Hi. What a moving article. I see a lot of my own actions in what you describe. I believe I have been the toxic one. Not for a need for control because I think I thought I didnt need that because my partner loved me but because I took her love for granted and stopped making an effort. I believe I have belittled her over the years but not to be nasty rather for fun believing she enjoyed it too. I can see now that after enough time it was not fun at all just unnecessary ribbing. I have always loved and supported but my love was not generous or rich. I believe I am loosing her now and it is making me take a long hard look at myself and how I have behaved over the years. The many missed opportunities to express my love and make her feel special. that was all she ever wanted and mostly I failed. My father was very demeaning and unpleasant to my mother so I know my behaviour is learnt, I just hope that I can change for good and that its not too late to make a difference and my partner to see and believe that I never want to go back to how I have been. when you see the possibility of losing the most important person in your life it has for me enabled me to look deep inside and recognise a significant need for change and improvement. We have been together for 17 years and have 3 young children. I am determined to break the mould and show them how to love properly to respect honour and cherish the wonderful woman that is their mother.

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Cynnethia

Its amazing u was able to recognize your past mistake. That is the first postive step in moving forward. I pray your family works out

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Aaron

i know the relationship i just left (only moments before writing this) was toxic. I am a guy who was verbally and emotionally abused. If anything upset her, she would immediately call me names. She would go on rants about how she never loved me only to say she really did love me later in the day. If I didnt do what she wanted, then she would threaten to do things to cause emotional harm to me.

We actually broke up a week prior, and even though I had been through all this stuff, I still wanted to go back! Why? I dont even understand myself.

I dont know how I am going to do it, but I have to find the strength to never go back to her.

Are there any other guys who have gone through similar? even a woman’s point of view, who has gone through similar, would be generously accepted. what have others done to make sure they keep the strength to keep saying they wont go back and stick to it?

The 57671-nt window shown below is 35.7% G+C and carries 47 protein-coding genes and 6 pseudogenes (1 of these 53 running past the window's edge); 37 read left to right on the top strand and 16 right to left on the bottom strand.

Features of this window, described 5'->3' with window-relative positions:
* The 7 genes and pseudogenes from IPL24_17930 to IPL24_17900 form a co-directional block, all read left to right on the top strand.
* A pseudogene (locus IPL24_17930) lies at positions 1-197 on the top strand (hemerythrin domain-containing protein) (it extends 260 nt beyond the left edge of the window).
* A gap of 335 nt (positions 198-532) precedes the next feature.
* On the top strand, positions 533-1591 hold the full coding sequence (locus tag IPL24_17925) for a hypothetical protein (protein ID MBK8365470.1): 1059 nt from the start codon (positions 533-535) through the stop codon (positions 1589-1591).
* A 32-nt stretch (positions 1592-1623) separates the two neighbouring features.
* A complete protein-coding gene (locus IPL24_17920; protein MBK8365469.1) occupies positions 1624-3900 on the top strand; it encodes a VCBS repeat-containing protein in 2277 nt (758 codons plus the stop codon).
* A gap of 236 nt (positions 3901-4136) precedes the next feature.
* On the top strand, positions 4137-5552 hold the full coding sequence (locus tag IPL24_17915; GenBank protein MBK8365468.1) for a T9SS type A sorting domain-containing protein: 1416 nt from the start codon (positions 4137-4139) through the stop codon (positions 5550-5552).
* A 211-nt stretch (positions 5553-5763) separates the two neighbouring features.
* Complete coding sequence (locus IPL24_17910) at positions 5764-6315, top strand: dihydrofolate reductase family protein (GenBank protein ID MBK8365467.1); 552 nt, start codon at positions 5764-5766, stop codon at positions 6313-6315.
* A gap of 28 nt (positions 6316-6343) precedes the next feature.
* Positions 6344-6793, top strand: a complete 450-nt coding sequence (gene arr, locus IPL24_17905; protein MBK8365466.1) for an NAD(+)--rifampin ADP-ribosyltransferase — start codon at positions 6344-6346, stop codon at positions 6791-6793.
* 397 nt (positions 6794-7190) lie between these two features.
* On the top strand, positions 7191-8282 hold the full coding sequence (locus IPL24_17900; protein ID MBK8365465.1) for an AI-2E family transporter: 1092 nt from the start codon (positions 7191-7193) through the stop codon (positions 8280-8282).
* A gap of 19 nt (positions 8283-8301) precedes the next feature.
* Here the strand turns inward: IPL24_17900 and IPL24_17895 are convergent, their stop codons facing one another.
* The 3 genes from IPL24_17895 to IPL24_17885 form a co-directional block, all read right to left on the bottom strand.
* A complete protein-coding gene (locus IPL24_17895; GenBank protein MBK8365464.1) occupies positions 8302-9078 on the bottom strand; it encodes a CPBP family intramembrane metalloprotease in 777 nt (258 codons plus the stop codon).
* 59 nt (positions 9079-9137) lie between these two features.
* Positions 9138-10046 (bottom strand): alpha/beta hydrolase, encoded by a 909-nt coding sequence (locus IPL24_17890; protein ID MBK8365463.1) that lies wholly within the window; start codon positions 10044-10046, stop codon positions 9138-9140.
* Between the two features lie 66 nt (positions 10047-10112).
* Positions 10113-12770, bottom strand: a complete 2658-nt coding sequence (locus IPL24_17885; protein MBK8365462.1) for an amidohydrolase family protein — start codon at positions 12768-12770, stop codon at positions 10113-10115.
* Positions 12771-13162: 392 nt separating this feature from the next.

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Juan

I am going through something similar. It has been 5-6 years on and off.
I have had my time of separation with her yet every time she crawls back into my thoughts i go after her. Even if she was the one who was wrong. I just drop all my pride and run towards her.

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Joe

Hi.. I’ve been in an almost identical situation with someone who has severe mental health issues.. I sacrificed Everything for her.. She has been so destructive in my life.. I feel a shadow of myself.. However, my faith will keep me strong no matter the pain.. Maybe we can help each other to get through this.. What do you think?

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Jedi

Whatever you described is something i can’t totally related with. 100 percent. You just know how crazy it all is and yet you run back because you think “this time would be better”.Being accused of things you never did, the constant name calling, the long and frustrating rants coupled with hostility for reasons that never makes sense. At least logically. You stay up wondering what you did wrong – what made her blow up the way she did ? You sit quietly and take the verbal bashing because you have come to learn that fighting back or any attempt of defending yourself is beyond pointless. She never hears you out or let’s you speak. Any sincere or earnest attempts to talk about your problems are met with ignorance, denial, blame shifting and sadly, even avoidance. There is hardly any peace, mutual understanding or room for growth. My story is too long to share here and we only dated for 7 months but I finally decided to walk away after the last episode aka verbal assault. It’s been 21 days since we spoke and I don’t think I’ll ever go back. Trust me it ain’t easy . And everyone will tell you the same old mantra – walk away now and spare yourself the continuous hurt . I isn’t easy but what I learnt was that you can never change anyone. No amount of love, honesty, loyalty or care can make someone look at you any differently from the image they have already painted in their minds. It’s really not you. People will tell you it’s all about self love and recognizing your worth and summoning the strength to walk away. It’s true but not always doable. If you don’t love yourself, don’t fret. Walk away because you deserve better. Self love will follow suit. Best of luck.